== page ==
One of the nicest and most flexible aspects of the WordPress API is the ability to associate meta data with certain models – for lack of a better term – in the database.

That is, we can assign meta value to Users, Posts, Authors, and so on.

Retrieving the data is typically trivially easy. Simply supply the ID of the model in question and then pass the key value for said post meta.

But what if you need to get the post ID or post meta key by the meta value instead?

Get Post ID By Meta Value

Whenever you end up having to locate the post ID or the meta key by the value instead, it naturally feels like you’re doing something backwards. I think a case can be made for either misusing the API and/or not properly organizing your data.

Nonetheless, there have been projects where I’ve needed to retrieve either the post ID or the post’s meta key when all I had was the value.

An Actual Example

But before at looking at how to do it, there needs to be some sort of example data:

Let’s say, for example, that I have a page that has an associated post meta value of “This page is locked.”

Because the database is large, I don’t know the page’s ID nor do I know the meta key that is associated with the set piece of meta data.

So here’s what I have:

  • It’s a page post type
  • The meta value is “This page is locked.”

There are two ways that we can go about actually retrieving this information.

1. Using WP_Query and The Loop

The first way that you can retrieve a post’s ID through it’s meta value is by using WP_Query. The only information you really need to know is the meta value for which you’re looking, although it also helps to have the post type handy.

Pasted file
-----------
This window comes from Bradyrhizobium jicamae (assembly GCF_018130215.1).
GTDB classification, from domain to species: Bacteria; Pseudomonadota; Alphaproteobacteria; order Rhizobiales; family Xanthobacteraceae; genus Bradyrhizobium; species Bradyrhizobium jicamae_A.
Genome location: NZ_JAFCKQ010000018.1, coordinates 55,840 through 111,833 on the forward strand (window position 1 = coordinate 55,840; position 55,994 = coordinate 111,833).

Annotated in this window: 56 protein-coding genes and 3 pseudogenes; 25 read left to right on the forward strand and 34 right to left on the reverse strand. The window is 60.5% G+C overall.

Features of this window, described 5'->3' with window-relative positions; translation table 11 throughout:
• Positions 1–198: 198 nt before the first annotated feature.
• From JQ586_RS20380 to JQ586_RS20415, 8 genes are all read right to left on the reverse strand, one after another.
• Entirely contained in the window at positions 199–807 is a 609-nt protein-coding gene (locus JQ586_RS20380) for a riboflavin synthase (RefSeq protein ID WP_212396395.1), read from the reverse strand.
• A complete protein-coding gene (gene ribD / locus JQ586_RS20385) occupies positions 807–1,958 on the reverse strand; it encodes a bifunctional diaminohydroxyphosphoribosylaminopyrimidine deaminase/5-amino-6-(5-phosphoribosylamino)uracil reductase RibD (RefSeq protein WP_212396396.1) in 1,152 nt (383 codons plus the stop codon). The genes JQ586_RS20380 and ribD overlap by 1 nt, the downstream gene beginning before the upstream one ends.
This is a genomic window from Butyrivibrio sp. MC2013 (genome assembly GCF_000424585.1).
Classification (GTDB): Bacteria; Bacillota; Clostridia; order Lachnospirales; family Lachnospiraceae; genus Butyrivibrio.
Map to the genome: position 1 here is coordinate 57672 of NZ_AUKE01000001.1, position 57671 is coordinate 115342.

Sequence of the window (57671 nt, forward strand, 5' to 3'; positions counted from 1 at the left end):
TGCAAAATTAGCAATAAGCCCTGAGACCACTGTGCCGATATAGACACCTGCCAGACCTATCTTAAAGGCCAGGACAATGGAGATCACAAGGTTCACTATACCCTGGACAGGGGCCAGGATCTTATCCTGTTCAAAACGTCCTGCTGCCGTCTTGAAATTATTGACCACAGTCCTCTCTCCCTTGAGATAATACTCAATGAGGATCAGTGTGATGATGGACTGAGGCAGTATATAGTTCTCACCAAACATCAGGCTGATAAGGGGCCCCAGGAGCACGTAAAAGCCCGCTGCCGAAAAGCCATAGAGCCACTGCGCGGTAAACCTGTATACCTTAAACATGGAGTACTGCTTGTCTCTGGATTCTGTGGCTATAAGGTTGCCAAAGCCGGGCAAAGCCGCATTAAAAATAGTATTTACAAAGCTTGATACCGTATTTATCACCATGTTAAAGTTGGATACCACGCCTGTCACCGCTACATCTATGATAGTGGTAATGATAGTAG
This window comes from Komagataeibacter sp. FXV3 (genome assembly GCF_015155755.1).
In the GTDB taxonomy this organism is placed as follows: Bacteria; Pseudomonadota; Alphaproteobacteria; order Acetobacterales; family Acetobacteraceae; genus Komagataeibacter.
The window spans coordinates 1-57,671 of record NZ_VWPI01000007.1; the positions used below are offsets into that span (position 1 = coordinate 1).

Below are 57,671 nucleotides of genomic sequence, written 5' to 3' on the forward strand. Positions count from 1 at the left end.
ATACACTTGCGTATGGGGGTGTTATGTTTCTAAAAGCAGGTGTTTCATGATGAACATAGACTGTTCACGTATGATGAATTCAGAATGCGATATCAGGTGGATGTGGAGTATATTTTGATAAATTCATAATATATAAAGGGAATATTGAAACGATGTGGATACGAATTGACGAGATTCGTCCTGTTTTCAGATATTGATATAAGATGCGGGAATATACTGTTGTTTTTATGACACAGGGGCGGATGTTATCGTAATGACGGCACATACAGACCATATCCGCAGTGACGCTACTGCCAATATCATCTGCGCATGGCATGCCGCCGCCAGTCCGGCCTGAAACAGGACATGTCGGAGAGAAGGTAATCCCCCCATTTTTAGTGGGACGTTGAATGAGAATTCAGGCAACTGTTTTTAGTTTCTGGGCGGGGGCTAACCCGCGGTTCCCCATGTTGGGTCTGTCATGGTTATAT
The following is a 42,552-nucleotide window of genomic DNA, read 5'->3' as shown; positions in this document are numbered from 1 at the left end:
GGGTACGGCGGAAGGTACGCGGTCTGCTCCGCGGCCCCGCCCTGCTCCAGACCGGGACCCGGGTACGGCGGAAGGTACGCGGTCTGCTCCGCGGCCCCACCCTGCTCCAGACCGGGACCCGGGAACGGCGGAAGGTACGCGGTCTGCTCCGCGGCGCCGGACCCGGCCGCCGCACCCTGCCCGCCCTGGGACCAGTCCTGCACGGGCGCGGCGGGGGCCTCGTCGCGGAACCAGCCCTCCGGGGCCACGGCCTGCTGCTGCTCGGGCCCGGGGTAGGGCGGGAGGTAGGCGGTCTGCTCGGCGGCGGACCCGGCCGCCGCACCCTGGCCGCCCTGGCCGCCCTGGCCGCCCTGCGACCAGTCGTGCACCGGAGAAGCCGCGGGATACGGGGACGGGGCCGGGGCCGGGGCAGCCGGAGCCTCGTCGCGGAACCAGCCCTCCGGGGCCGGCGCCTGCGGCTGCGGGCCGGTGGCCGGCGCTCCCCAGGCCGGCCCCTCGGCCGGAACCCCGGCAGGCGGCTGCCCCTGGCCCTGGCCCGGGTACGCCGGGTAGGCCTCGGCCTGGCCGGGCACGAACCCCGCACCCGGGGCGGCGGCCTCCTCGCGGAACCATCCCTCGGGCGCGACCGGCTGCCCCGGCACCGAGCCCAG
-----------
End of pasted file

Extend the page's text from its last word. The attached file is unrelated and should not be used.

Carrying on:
To do this, you can setup the following query:

$args = array(
	'post_type'		=>	'page',
	'meta_query'	=>	array(
			'value'	=>	'this is my example value.'
$my_query = new WP_Query( $args );

From here, you can setup a standard variation of The Loop:

if( $my_query->have_posts() ) {
  while( $my_query->have_posts() ) {
    // Do your work...
  } // end while
} // end if

But if you’re expecting a single post, then there’s no need to actually setup the while loop.

Finally, note that the more information you have about the post, the better. That is, knowing the post type is good, but knowing more meta information about the post can help provide a more optimized query.

2. Using SQL

On the other hand, there are times when it’s possible to use raw SQL to retrieve the results. To do this, you’ll need two pieces of information:

  • The name of the table in which the meta data is kept. In our case, that’s the wp_postmeta table
  • The post meta value

From here, you can use $wpdb and raw SQL for retrieving the results:

global $wpdb;
$results = $wpdb->get_results( "select post_id, meta_key from $wpdb->postmeta where meta_value = 'this is my example value.'", ARRAY_A );

That said, I don’t actually recommend doing this unless you’re extraordinarily skilled with SQL and have a deep understanding of query performance, the database schema indexes, etc.

Which is Better?

When it comes to writing code like this, I usually default to using the WordPress API – that is, WP_Query – for two reasons:

  1. It provides cleaner, more readable code within the context of a WordPress codebase
  2. It will ultimately be reduced to optimized SQL that’s better than what I could’ve come up with on my own

The two example above are simplistic. It’s not often that you’ll need to run a query to pull back one or two results by meta values, nor is it common that you’ll need a simple SELECT statement.

Instead, you’ll likely need more information in order to provide JOINS, LIMITS, and so on in order to make sure you’re pulling back exactly what you need.

So, with all of that said, I recommend using WP_Query – that’s what it’s there for – but if you’re dealing with a complicated set of data, and are deeply familiar with both the WordPress database scheme and SQL, then have it.